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Journey

A NOTE FROM THE DIRECTOR

 

WE ALMOST MISSED OUR FLIGHT. It was early, maybe 5:00 a.m., just another day of filming on another neighbor island; the kind of exhausted day when you find yourself on auto pilot. Until the moment you step behind the camera, it’s hard to understand how involved making a movie is. How a thousand little details mean everything. And so it was that morning, when I saw through bleary eyes that we were about to fly to the wrong town, with no time to make the correct flight. It was in that moment that I realized filmmaking is not only a surreal experience, it’s one you have to love deeply in order to make it through mornings like that.

When this film was first proposed, I wasn’t very interested in doing it. Health care documentaries can be dark and scary things. The sky, after all, is falling. The health care system is collapsing and everyone is trying to fix something that seems on the surface to be beyond repair.

So, to make a film about social ‘determinants’ - one of those words that sounds vague but also ominous - and tell people that in order to be healthy we had to address... Poverty? Homelessness? Equity? Education? Now that was a scary idea.

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Ultimately, it was the people who appear in our film that changed my perspective. I came to realize very quickly that what these heroes are doing in their towns is more than just affecting social issues or the health of people who live there. They are showing us, by example, the simple power of communities to heal themselves.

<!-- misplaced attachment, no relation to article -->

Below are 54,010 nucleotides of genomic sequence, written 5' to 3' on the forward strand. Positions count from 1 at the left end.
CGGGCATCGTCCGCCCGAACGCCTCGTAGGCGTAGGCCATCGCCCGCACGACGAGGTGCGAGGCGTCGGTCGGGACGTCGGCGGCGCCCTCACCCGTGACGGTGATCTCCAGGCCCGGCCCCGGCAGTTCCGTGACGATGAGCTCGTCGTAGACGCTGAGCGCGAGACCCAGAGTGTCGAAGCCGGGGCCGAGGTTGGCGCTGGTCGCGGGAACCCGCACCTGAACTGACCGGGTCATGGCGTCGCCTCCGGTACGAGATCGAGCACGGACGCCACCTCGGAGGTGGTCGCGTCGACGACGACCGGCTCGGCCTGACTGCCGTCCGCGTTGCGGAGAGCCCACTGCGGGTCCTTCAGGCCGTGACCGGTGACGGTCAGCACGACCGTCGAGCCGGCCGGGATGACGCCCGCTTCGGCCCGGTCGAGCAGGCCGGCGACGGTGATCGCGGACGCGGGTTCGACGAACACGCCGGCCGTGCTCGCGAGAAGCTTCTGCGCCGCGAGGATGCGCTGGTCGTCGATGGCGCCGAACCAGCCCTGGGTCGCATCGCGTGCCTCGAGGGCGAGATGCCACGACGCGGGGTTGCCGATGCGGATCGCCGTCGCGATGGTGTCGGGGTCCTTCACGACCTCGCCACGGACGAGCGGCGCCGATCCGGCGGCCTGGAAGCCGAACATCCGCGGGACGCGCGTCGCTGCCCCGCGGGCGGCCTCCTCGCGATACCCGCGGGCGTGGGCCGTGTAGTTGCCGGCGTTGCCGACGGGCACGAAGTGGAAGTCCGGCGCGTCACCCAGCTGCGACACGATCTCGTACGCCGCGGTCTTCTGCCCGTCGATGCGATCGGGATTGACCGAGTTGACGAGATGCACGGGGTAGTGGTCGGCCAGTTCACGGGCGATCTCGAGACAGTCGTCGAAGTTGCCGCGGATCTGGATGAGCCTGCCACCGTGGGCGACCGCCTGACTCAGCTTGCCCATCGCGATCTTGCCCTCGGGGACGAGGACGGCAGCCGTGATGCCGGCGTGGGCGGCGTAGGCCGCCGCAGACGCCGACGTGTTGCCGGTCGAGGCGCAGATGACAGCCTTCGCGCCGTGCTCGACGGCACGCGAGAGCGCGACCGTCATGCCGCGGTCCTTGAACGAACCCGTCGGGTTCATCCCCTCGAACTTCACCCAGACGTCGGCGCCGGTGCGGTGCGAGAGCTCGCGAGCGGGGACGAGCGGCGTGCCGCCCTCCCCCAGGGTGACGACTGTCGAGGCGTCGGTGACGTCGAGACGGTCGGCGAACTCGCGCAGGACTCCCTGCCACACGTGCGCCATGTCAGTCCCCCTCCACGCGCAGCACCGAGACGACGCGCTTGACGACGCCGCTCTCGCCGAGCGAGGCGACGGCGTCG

It is a privilege to live among the gifts that make Hawai‘i such a unique, special place, and I wanted to ensure that this film was a love letter to our islands; culturally, visually, and emotionally. Because of those gifts, in the midst of scarcity we found abundance, in the midst of anguish we found joy, and in the midst of hardship we found hope. We found that health is everything.

I admire and have deep affection for everyone who welcomed us into their communities and into their lives. I hope we’ve done justice to their work while telling a compelling story about how interdependent we are. I am also eternally grateful to my dedicated crew, without whom this simply would not have been possible.

In the end, we were able to get on the correct flight that morning. Which means that somehow, the Universe wanted to get this film made. It’s hard to catch lightning in a bottle, or to have lightning strike twice but, with your help,  perhaps we can do this again.

MATTHEW NAGATO, DIRECTOR

They are showing us, by example, the simple power of communities to heal themselves.”